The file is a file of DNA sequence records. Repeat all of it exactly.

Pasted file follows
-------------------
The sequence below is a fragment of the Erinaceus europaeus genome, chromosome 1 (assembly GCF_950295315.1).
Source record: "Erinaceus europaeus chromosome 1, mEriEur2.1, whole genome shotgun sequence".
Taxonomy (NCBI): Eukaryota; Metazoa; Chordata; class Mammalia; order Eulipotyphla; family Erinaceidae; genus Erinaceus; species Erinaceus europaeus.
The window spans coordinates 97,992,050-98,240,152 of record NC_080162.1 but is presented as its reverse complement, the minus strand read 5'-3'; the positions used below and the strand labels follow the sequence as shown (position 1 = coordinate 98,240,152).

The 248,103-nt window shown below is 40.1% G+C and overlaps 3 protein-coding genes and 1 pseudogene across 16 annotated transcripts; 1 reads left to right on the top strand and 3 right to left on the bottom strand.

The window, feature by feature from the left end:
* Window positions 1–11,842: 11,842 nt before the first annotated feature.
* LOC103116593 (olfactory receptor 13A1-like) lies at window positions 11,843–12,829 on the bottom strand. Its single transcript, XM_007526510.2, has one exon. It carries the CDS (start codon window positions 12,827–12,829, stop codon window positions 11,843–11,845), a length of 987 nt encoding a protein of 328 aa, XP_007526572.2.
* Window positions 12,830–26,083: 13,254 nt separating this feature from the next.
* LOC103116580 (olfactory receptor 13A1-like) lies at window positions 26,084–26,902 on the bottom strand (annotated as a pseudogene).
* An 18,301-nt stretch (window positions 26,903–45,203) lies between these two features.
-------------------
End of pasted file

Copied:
The sequence below is a fragment of the Erinaceus europaeus genome, chromosome 1 (assembly GCF_950295315.1).
Source record: "Erinaceus europaeus chromosome 1, mEriEur2.1, whole genome shotgun sequence".
Taxonomy (NCBI): Eukaryota; Metazoa; Chordata; class Mammalia; order Eulipotyphla; family Erinaceidae; genus Erinaceus; species Erinaceus europaeus.
The window spans coordinates 97,992,050-98,240,152 of record NC_080162.1 but is presented as its reverse complement, the minus strand read 5'-3'; the positions used below and the strand labels follow the sequence as shown (position 1 = coordinate 98,240,152).

The 248,103-nt window shown below is 40.1% G+C and overlaps 3 protein-coding genes and 1 pseudogene across 16 annotated transcripts; 1 reads left to right on the top strand and 3 right to left on the bottom strand.

The window, feature by feature from the left end:
* Window positions 1–11,842: 11,842 nt before the first annotated feature.
* LOC103116593 (olfactory receptor 13A1-like) lies at window positions 11,843–12,829 on the bottom strand. Its single transcript, XM_007526510.2, has one exon. It carries the CDS (start codon window positions 12,827–12,829, stop codon window positions 11,843–11,845), a length of 987 nt encoding a protein of 328 aa, XP_007526572.2.
* Window positions 12,830–26,083: 13,254 nt separating this feature from the next.
* LOC103116580 (olfactory receptor 13A1-like) lies at window positions 26,084–26,902 on the bottom strand (annotated as a pseudogene).
* An 18,301-nt stretch (window positions 26,903–45,203) lies between these two features.